A pretentious train wreck of a good idea, A Prairie Home Companion is exactly like the film version of the radio show that it is. Only worse. While while A Prairie Home Companion is merely a pretentious few hours of nostalgia, the movie is a cavalcade of all that is perceived by stupid by a distant, out of touch elite.
Radio like you’ve never seen it before. Or would want to.
The idea behind A Prairie Home Companion, for those who haven’t visited Garrison Keiler‘s Lake Wobegon for themselves, is that one can somehow listen to a radio show from sixty-some years ago. Old style advertisement, music, and dramatic shorts make you think “this is clever” when you first hear it. Followed rapidly by “What else is on,” because A Prairie Home Companion is far better as a nostalgia trip than either a recreation of the world that was. Nor it is very funny. A laugh every fifteen minutes isn’t “funny.”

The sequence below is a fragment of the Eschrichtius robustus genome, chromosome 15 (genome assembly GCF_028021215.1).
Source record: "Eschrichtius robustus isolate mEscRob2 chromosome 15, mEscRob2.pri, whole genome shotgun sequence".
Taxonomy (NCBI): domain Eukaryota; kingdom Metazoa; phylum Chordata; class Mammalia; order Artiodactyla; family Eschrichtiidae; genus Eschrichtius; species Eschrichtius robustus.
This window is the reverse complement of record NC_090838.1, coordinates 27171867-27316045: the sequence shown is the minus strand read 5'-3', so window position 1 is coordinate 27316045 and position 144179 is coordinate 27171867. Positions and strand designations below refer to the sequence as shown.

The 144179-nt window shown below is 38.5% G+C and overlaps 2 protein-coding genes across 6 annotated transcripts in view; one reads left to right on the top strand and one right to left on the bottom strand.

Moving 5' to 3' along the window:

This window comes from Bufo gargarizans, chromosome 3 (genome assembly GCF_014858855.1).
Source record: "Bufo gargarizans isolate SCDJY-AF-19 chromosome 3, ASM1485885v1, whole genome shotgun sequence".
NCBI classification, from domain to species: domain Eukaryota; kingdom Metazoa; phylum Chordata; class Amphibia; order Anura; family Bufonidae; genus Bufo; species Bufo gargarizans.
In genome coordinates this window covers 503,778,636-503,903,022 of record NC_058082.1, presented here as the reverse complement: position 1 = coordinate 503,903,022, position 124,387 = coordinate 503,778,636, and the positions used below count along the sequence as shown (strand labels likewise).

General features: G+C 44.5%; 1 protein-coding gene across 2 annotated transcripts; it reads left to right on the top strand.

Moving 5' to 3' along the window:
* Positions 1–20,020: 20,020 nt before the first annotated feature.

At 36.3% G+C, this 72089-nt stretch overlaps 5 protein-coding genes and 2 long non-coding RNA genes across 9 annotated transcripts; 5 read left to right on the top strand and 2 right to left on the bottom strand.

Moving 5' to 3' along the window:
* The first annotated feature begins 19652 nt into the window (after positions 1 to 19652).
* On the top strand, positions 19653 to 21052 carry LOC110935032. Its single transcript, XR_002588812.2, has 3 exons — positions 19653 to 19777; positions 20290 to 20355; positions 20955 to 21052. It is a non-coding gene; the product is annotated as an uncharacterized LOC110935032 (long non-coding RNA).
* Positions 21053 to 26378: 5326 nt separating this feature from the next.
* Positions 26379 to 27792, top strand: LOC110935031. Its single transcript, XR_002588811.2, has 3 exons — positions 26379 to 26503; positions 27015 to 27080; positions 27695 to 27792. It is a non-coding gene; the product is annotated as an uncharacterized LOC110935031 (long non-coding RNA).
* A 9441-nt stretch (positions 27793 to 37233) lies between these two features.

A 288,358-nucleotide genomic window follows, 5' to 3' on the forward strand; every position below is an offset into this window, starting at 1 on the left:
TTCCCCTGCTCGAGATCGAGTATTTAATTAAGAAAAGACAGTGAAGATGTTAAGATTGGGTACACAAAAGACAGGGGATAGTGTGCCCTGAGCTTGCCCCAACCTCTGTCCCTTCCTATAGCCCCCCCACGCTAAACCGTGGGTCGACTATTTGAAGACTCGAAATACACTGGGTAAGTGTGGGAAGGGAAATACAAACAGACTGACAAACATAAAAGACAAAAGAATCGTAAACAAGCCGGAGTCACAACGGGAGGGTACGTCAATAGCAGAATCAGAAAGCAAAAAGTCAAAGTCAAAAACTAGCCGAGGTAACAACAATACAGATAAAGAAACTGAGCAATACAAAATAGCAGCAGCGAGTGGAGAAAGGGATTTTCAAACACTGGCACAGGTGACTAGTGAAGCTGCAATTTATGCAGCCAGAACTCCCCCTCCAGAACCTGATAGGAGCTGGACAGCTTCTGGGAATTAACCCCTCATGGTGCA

In spite of these faults, the radio program at least knows what it is nostalgic for: late 1940s radio in the upper Midwest. The film only knows that it’s a show for “stupid” people, and that all such country bumpkins are alike.
So one personality has a thick and painfully thick Minnesota accent. Two are cowboys, because presumably farmers and ranchers were coterminous in place and time. We have southern revival-style music mixed freely with paeans to specific Minnesota placenames. An “angel” walks with a soul singer, neither having much to do with the show’s sense of place.
In A Prairie Home Companion, Hollywood presents up with a coalition-of-the-oppressed view of the past. Countryfolk are stupid, ignorant, and all the same. To complete the effect, throw in an arrogant businesslike Texan whose “eyes do not focus” and a suicidal sophisticate played by Lindsay Lohan. Yes, Lindsay Lohan.
I give it five out of ten. If you’re into pain with occasional bursts of pleasure but don’t have a knife handy, A Prairie Home Companion is for you.